About U.S. Rare Earths, Inc.

U.S. Rare Earths, Inc. is a U.S. based domestic mineral exploration, mining and claims-acquisition company based in Plano, TX. The Company holds approximately 22,000 acres of mining claims for rare-earth elements in Colorado, and in the Lemhi Pass Region of Idaho and Montana. The company is in the exploration stage and does not have any reportable reserves.

Rare earth elements are critical to many existing and emerging 21st century applications including clean-energy technologies such as wind turbines, hybrid cars and electric vehicles; high-technology applications including cell phones and digital music players; hard disk drives used in computers; microphones; fiber optics; lasers; and in addition, critical defense applications such as global positioning systems, radar and sonar; and advanced water treatment applications, including those for industrial, military, homeland security, domestic and foreign aid use.

IGS is administrated through the University of Idaho, Moscow Idaho.

For more information visit:  www.usrareearths.com

Safe Harbor Statement:

Some statements contained in this news release are forward-looking statements, and, therefore, involve uncertainties or risks that could cause actual results to differ materially. These statements may contain words such as “desires,” “believes,” “anticipates,” “plans,” “expects,” “intends,” “estimates” or similar expressions. These statements are not guarantees of the Company’s future performance and are subject to risks, uncertainties and other important factors that could cause its actual performance or achievements to differ materially from those expressed or implied by these forward-looking statements. Such statements include, but are not limited to, rare-earth industry risks, estimates of mineralized materials, litigation risks, plans to raise capital, and board, management and governance risks. Additional information regarding factors that could cause results to differ materially from management’s expectations is found in the Company’s SEC filings. The Company intends that the forward-looking statements contained herein be subject to the above-mentioned statutory safe harbors. Investors are cautioned not to rely on forward-looking statements. The Company undertakes no obligation to revise or update publicly any forward-looking statements for any reason.


Raj Shah

Editor:

Raj Shah has professional experience working for over a half a dozen years at financial firms such as Merrill Lynch and First Allied Securities Inc., ... <Read more about Raj Shah>


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Comments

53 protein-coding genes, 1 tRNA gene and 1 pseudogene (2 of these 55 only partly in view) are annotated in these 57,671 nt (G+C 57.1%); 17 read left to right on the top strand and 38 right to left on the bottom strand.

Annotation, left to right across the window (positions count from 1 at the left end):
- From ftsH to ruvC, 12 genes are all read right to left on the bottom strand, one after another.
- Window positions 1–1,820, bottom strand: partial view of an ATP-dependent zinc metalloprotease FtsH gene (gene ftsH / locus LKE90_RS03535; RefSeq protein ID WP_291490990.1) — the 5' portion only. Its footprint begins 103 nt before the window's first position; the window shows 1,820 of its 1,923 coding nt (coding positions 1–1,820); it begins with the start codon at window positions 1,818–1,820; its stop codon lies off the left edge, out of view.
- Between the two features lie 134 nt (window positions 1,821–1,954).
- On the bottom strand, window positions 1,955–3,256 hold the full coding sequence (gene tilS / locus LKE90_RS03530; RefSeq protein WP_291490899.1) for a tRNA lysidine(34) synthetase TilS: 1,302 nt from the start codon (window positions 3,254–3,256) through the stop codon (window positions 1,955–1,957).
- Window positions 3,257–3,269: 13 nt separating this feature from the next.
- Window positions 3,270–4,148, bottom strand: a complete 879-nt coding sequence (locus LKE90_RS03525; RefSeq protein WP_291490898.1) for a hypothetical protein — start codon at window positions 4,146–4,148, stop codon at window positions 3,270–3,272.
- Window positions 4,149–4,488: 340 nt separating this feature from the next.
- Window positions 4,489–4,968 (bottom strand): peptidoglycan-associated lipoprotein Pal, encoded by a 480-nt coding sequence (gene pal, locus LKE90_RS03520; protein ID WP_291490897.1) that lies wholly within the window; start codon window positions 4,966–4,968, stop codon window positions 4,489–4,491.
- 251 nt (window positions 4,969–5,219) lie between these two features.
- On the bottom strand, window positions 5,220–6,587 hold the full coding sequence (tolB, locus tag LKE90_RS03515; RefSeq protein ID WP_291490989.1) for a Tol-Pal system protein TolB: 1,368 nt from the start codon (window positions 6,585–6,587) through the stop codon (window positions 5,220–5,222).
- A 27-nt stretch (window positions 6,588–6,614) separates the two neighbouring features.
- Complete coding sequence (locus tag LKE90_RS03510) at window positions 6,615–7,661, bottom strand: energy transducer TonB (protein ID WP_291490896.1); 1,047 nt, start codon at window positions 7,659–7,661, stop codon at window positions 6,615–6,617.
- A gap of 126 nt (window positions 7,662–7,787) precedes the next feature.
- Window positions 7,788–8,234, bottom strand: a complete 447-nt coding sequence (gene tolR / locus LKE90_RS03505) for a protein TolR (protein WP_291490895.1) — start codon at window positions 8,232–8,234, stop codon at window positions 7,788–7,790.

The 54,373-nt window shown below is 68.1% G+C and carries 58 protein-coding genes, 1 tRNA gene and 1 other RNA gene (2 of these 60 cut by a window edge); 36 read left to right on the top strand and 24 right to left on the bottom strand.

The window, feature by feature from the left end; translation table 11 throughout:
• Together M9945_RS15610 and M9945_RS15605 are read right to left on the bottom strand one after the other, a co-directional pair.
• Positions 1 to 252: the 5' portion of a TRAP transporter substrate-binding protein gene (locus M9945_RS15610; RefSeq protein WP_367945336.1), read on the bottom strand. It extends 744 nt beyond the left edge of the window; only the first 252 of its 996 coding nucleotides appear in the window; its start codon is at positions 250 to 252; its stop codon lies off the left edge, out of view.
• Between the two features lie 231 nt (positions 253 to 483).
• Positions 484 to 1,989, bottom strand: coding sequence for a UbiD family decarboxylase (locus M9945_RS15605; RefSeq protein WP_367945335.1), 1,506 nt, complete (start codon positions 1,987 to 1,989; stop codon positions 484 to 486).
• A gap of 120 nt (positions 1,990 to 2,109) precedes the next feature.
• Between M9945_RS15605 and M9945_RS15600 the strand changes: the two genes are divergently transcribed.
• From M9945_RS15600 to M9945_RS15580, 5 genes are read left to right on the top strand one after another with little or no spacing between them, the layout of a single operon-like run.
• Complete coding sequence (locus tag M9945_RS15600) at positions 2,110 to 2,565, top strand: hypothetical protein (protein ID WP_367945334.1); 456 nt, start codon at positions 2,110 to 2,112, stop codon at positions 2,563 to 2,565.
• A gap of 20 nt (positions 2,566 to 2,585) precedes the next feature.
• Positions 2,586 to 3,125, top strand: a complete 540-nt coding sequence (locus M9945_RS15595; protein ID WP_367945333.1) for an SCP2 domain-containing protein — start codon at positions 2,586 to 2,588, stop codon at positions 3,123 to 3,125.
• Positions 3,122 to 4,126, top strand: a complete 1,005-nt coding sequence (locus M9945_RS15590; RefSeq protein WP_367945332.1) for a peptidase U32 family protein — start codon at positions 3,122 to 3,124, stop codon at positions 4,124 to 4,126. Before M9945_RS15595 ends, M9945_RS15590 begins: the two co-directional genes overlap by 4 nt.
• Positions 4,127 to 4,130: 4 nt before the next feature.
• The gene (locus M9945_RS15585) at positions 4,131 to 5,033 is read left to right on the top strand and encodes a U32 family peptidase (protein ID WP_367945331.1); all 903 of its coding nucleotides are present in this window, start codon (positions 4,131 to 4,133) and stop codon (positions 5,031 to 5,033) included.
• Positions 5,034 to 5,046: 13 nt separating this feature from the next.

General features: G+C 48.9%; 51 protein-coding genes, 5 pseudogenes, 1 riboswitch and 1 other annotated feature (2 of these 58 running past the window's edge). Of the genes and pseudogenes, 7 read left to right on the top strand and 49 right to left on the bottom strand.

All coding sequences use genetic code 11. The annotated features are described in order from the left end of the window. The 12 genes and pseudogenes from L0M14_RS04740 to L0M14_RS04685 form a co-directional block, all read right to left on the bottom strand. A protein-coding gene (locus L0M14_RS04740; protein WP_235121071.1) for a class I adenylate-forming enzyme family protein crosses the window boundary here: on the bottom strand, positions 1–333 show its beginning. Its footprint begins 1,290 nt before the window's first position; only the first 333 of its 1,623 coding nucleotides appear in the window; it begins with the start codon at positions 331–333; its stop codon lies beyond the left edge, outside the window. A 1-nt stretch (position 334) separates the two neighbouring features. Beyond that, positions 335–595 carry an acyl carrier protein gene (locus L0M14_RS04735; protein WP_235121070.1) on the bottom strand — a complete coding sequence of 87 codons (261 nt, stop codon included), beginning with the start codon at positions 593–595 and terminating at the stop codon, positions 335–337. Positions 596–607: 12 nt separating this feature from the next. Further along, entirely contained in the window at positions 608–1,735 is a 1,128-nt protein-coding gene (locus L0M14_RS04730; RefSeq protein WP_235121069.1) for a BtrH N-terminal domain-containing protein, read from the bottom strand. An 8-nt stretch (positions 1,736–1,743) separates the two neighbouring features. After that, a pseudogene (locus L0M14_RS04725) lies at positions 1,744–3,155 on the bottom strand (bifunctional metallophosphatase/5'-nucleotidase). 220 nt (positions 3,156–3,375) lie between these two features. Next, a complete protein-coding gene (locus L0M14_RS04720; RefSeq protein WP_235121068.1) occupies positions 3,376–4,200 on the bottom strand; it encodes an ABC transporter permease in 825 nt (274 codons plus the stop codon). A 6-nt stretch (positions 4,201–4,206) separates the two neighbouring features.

• Aat Oskam

    QUOTES from Q1 2015 (http://files.shareholder.com/downloads/AMDA-29CJ2H/197909564x0xS1354488-15-2395/1098881/filing.pdf):
    “At March 31, 2015, the Company had cash of $5,170 and a working capital deficit of $3,562,600.” and
    “The Company’s auditors have expressed doubt about its ability to continue as a going concern as a result of the Company’s history of net losses. The Company’s ability to achieve and maintain profitability and positive cash flow is dependent upon its ability to successfully execute the above plans. The outcome of these matters cannot be predicted at this time. These condensed consolidated financial statements do not include any adjustments to the amounts and classifications of assets and liabilities that might be necessary should the Company be unable to continue its business.” UNQUOTE
    I just do not understand why the US government does not support USRE?

    May 19, 2015 - 1:01 PM

  • Aat Oskam

    Your tax money is spent in China now, happy?

    May 19, 2015 - 4:34 PM

  • JJBeswick

    Aat Oskam nailed it. The company has $5000 in cash reserves and a heap of obligations. They are broke. IMO the resource doesn’t warrant interest from 3rd parties.

    May 20, 2015 - 12:17 PM

  • charles.1

    I havent checked the website, but I don’t believe there is a resource under any recognized system.

    May 21, 2015 - 2:02 AM

  • Fred

    Resource or not, they carted away previously mined ore from a notable mine in a high profile mining district. That won’t necessarily make current stockholders rich, but there’s a fair chance that it will turn into a real mine again some day.

    May 21, 2015 - 2:38 AM

  • Fred

    These are the leftovers from a formerly functioning mine. It needs only average luck and a few bags of money to get it open again. But it needs big bags of money for a processing plant. And UREE is cash poor.

    It may not be quantified to modern tastes, but the whole area has been heavily prospected for many decades. To some extent this is a land grab by UREE, hoping that some mining company at some point won’t be able to resist buying them. Maybe if MCP some day becomes rich.

    May 22, 2015 - 12:19 AM

  • Fred

    Missing a loan payment is bad, but it comes down to whether or not the financial community has faith in the viability of the company. The debt could be re-structured, turned into stock, or interest payments formally postponed. If it’s a matter of selling the company itself or its assets, I would think the bondholders would let the company formally fail. It’s a real poker game. In MCP’s favor is that it can hire talent to play the cards for them.

    June 1, 2015 - 12:59 AM